Next, they starve the public sphere (hospital closings, laying off workers etc.) Then, they insinuate the private sphere into the public sphere (i.e P3 hospitals), and presto, they make their money.
David Climenhaga explains it this way:
* Starve the public system
* Pump public money into for-profit health care
*Watch a two tier system flower as the public sector withers.
Does it sound venal and repressive? Of course it does, but that’s what market “freedom” is all about.
The global system of competition where the country with the cheapest of everything wins, and the system is crashing. Austerity is the word of the day, but then “austerity” actually means “corporate bailout”. Clamp down on the people more to pay off debt created by a “free” system.
Other economic models say that austerity only exacerbates the problem, but that’s not part of the global, free market economic business model espoused by governments such as Harper Inc.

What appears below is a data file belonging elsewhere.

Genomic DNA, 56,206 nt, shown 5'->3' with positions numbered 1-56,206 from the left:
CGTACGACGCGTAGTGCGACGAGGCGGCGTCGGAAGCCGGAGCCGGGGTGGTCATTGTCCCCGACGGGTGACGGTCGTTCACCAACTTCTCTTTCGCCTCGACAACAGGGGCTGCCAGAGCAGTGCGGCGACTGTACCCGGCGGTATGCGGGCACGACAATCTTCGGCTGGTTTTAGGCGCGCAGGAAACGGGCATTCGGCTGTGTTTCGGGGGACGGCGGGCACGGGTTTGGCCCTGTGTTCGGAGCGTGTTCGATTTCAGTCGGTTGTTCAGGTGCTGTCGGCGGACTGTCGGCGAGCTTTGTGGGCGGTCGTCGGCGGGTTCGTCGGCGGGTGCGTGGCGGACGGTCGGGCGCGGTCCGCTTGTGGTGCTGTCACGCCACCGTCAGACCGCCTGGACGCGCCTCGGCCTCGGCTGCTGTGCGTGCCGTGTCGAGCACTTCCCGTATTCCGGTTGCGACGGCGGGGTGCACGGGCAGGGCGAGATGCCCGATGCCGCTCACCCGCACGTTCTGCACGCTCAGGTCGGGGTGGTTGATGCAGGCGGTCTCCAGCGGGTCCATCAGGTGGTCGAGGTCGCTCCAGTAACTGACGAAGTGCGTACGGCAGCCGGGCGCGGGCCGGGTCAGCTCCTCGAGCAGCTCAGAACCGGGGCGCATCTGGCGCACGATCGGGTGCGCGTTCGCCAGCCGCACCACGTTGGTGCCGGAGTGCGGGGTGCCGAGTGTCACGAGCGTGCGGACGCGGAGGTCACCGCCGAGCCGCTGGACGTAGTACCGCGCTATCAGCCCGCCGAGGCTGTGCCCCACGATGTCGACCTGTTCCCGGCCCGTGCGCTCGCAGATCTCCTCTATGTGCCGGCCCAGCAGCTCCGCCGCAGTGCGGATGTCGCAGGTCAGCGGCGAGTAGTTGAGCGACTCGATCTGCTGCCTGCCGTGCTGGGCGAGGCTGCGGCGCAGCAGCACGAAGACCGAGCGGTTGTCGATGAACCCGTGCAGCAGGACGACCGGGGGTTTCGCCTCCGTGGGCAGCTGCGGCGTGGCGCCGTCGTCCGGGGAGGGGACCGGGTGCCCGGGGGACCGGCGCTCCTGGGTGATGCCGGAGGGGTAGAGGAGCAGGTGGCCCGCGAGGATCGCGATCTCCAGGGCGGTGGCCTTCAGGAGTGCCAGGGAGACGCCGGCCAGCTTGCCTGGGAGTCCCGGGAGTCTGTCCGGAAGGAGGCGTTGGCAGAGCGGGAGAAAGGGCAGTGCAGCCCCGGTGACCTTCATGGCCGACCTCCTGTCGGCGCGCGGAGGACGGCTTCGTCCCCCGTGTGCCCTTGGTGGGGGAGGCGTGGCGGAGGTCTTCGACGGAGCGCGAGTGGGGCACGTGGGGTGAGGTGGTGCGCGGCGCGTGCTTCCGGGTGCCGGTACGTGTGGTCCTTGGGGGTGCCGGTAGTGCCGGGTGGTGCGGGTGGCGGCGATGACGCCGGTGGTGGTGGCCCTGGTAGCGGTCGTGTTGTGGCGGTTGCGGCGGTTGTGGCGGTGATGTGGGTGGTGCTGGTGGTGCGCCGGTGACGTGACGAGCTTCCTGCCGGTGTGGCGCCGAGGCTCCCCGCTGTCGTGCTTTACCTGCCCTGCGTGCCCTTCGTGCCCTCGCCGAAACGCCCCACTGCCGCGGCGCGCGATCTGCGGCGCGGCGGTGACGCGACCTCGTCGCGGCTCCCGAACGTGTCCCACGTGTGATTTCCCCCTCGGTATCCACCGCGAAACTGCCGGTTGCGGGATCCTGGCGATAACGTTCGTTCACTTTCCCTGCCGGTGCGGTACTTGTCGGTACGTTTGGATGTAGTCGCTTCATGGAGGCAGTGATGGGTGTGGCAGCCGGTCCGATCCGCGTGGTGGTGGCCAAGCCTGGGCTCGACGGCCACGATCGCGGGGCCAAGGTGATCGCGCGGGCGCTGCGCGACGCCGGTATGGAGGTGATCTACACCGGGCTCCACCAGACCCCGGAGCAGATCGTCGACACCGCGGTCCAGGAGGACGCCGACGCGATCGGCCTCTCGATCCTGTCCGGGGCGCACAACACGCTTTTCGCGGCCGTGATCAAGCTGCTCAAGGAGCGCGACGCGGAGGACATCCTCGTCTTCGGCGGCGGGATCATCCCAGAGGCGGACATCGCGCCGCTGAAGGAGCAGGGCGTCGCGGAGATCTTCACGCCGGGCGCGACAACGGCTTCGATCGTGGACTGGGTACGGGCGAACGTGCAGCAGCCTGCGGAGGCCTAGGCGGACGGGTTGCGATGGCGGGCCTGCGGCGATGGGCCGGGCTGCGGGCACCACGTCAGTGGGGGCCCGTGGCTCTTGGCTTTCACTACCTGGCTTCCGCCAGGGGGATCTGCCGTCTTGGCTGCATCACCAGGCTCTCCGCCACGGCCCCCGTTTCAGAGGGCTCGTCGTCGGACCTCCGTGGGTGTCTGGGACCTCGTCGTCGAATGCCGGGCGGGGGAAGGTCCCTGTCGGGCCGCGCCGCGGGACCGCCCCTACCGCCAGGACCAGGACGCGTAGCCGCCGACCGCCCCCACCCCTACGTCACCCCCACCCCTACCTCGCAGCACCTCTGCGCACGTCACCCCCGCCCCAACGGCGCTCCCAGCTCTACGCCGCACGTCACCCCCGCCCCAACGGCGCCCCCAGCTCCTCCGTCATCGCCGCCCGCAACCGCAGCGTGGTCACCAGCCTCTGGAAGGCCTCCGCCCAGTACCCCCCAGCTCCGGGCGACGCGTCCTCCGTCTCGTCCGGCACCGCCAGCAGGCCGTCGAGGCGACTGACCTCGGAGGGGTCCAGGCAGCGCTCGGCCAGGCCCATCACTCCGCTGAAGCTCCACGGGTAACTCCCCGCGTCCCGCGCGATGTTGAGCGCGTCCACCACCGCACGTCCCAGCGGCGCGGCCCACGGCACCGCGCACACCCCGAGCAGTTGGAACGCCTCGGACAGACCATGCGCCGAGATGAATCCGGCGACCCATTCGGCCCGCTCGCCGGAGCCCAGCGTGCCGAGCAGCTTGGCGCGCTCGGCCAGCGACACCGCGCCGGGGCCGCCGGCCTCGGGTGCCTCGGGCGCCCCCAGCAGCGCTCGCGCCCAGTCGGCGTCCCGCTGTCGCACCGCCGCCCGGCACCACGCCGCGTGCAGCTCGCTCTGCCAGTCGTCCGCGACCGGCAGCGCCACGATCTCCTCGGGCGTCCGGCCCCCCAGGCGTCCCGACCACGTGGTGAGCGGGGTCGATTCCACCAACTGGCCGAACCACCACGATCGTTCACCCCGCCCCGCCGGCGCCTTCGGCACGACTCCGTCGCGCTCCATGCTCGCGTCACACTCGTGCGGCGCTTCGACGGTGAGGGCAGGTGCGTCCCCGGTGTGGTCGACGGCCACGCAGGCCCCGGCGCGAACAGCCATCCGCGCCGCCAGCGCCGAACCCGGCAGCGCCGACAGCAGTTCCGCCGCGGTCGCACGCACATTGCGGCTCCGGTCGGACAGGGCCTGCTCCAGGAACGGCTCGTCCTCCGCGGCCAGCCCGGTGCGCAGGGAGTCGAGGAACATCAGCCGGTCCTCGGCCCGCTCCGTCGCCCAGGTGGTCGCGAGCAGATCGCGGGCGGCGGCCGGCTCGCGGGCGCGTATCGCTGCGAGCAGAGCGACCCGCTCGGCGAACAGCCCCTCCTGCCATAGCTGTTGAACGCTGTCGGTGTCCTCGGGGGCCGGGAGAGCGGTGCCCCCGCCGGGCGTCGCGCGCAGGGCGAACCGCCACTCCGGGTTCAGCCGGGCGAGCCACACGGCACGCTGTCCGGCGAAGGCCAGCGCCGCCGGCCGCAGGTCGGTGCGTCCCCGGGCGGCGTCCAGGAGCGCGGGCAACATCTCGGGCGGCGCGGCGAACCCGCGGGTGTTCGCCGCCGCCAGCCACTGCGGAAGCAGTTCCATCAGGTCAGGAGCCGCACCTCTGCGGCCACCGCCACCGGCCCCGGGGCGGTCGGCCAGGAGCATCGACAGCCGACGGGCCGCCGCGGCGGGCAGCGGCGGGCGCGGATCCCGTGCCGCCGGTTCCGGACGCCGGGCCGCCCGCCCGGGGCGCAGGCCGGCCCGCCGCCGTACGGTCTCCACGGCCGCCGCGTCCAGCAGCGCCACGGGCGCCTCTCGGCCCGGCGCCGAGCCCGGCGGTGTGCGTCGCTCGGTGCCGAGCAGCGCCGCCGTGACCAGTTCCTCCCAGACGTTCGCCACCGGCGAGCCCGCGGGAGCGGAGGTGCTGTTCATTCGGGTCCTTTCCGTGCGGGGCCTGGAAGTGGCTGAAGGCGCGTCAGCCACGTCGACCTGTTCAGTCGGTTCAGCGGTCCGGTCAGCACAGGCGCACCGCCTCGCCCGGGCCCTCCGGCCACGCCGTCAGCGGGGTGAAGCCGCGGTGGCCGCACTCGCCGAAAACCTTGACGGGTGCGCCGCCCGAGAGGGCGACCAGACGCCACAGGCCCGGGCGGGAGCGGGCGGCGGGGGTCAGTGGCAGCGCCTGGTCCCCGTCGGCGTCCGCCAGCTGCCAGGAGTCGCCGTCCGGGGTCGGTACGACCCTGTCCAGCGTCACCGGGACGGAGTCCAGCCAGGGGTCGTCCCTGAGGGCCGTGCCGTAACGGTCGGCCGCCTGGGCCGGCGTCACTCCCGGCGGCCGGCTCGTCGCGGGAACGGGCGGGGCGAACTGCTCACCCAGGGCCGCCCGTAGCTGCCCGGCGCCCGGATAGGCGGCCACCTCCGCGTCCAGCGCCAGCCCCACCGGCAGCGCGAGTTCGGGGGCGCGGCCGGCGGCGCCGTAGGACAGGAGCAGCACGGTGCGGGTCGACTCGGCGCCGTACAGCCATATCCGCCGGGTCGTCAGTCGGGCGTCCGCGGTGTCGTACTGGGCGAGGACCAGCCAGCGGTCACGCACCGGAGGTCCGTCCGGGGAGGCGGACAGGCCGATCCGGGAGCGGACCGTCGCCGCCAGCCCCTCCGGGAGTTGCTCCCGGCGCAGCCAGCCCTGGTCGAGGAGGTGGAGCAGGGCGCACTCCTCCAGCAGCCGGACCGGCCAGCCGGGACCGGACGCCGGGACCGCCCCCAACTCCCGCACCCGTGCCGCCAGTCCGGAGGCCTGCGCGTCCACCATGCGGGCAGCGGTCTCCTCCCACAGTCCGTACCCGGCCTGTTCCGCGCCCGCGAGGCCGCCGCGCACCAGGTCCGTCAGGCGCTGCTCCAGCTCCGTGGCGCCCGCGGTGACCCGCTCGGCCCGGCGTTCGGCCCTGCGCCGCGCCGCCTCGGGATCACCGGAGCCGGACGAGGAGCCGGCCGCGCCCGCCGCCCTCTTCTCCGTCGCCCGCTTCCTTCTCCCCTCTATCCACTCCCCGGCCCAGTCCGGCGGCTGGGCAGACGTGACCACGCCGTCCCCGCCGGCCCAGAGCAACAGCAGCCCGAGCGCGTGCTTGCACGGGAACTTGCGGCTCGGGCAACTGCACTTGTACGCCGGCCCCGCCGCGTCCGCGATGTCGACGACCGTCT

Finally, we have the environment. Hurricane Sandy, which would have more aptly been named Hurricane Fossil Fuels, was systemically created by man-made global warming, as are countless other “natural” catastrophes. Such “externalities” of the fossil fuel industry, the costs of which are increasing markedly, are being off-loaded onto the public sphere. This is where the failures of unfettered free-markets are particularly egregious, especially since the fossil fuel industry is leading the war against science and the truth.
What to do? First, we have to continue to identify, over and over, the cause of global warming. Next, as internationally best-selling Canadian author Naomi Klein explains, we need to create a People’s Shock to collectively pressure governments to responsibly address what is arguably the most important issue of our time.
Harper Inc., with its blind devotion to the fossil fuel industry, to the detriment of other areas of the economy, is not up to the task. Neither are “unfettered” free markets which are dictating reckless policies and inhibiting our real freedoms as a people.
Let’s change the vocabulary, and see what happens.